Factory Seaming Versus Field Seaming
Field-seamed geomembranes face a few more challenges than their factory-seamed counterparts. Wind, dirt, precipitation, temperature fluctuations, crew changes and machine performance can all affect field seaming. Bonding two sheets of geomembrane in the factory on a smooth, clean concrete floor enables (1) quicker and more consistent welding, (2) higher seam shear and peel strengths, and (3) less need for destructive testing and thus fewer patches in the completed liner. Excessive destructive testing presents more potential weak points in areas subjected to tensile stresses.
Fabricated geomembranes can be especially efficient for small projects where only one or two panels are enough line the entire project area. For example, 0.81 hectares (2 acres) can be completely covered, tested, patched and certified in one day with two or three panels. Savings on a small project include a smaller crew size, less mobilization cost, less equipment and less detail work. Generally, a field-assembled geomembrane will require a second day to complete the testing and detail work. In a given liner area, the amount of field seams may be 80 percent less than that required for a similar non-fabricated liner.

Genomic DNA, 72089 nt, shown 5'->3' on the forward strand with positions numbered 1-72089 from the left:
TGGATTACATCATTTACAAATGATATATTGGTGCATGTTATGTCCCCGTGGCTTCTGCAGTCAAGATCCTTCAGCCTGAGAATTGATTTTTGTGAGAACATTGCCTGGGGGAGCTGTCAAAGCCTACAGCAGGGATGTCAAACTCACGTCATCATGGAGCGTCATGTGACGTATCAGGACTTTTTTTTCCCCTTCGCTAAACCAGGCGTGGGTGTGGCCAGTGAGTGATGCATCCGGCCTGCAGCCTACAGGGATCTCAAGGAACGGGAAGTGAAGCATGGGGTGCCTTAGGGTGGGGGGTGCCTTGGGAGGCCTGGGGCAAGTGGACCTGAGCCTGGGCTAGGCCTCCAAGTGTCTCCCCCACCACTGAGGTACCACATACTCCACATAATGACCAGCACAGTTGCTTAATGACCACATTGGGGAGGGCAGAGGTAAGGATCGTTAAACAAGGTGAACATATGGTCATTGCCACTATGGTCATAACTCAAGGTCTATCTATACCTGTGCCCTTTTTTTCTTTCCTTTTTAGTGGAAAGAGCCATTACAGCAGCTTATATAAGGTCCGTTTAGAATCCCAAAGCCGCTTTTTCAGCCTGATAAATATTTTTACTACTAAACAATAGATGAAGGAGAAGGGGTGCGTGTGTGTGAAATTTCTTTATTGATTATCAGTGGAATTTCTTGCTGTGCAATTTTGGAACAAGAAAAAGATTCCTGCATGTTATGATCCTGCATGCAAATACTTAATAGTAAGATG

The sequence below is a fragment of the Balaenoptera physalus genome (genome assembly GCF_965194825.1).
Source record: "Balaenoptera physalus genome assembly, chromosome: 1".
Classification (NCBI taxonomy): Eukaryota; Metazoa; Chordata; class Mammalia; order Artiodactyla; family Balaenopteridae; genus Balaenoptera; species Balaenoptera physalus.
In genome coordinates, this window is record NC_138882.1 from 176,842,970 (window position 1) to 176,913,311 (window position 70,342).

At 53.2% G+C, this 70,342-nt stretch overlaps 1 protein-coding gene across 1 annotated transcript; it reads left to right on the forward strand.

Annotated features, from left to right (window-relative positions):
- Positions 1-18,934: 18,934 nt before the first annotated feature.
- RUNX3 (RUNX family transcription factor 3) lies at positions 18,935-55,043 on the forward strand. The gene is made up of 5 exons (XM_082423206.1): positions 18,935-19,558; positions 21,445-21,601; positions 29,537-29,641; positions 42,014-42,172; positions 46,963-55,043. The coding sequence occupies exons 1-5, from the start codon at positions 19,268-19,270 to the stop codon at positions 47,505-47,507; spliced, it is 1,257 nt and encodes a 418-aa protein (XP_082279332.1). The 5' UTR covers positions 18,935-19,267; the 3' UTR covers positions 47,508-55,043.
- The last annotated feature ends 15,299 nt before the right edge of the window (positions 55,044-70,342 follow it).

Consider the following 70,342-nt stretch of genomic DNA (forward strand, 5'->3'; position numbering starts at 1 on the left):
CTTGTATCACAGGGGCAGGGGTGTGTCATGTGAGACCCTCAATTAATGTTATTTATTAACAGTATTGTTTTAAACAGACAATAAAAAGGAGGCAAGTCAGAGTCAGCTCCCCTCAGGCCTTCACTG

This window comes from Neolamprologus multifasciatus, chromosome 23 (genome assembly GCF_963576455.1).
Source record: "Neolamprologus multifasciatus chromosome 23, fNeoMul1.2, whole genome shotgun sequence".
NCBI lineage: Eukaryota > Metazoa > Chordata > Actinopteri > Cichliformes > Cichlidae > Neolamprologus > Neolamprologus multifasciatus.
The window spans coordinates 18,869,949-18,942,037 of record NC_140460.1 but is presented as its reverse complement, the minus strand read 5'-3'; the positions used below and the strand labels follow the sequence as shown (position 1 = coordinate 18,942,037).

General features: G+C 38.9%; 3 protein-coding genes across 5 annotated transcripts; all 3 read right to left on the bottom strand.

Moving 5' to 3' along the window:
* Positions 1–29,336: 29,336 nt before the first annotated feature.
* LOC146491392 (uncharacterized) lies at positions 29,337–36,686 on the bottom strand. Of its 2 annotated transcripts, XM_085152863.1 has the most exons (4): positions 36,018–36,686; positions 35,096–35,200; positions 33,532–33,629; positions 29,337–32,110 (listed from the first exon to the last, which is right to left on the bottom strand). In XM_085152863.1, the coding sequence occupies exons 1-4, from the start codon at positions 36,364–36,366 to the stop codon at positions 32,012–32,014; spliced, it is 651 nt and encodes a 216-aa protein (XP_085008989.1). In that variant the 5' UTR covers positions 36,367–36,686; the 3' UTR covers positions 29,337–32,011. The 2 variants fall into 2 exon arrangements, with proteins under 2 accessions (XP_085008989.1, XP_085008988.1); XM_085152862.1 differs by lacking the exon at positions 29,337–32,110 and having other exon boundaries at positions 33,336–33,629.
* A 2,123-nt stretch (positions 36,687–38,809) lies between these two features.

Estimated Installation Cost
In general, the cost of field-assembled geomembrane material is comparable to fabricated geomembrane material. However, the installed cost is usually higher for field-assembled geomembranes because of the greater scope of installation and field testing costs.
When a project requires CQA/CQC, a fabricated geomembrane installation reduces these third-party costs significantly. Simply put, large factory fabricated panels require fewer field seams, therefore incurring fewer third-party costs.
Factory fabrication has been performed since the 1950s and will be an important facet of the geomembrane industry for years to come. The use of fabricated geomembranes can facilitate installation of a containment system, closure cell, sports turf barrier, floating cover, pond liner of all types and field testing protocols. In addition, prefabricated panels and fewer field seams result in liner phases being completed more quickly and with fewer patch locations. Fabricated geomembranes generate lower installation and CQA costs because large panels reduce time and expense by field personnel, inspectors and general contractors. Finally, fabricated geomembranes show more consistent seam performance than field assembled liners because the majority of the welds are created in a controlled factory environment.
Timothy D. Stark is professor of civil and environmental engineering at the University of Illinois at Urbana-Champaign ([email protected]). Luis F. Pazmino is a Masters student in the Department of Civil and Environmental Engineering at the University of Illinois at Urbana-Champaign. Stanford Slifer is president of Watersaver in Commerce City, Colo. ([email protected]). Duff Simbeck is vice president of Simbeck and Associates in Mancos, Colo. ([email protected]).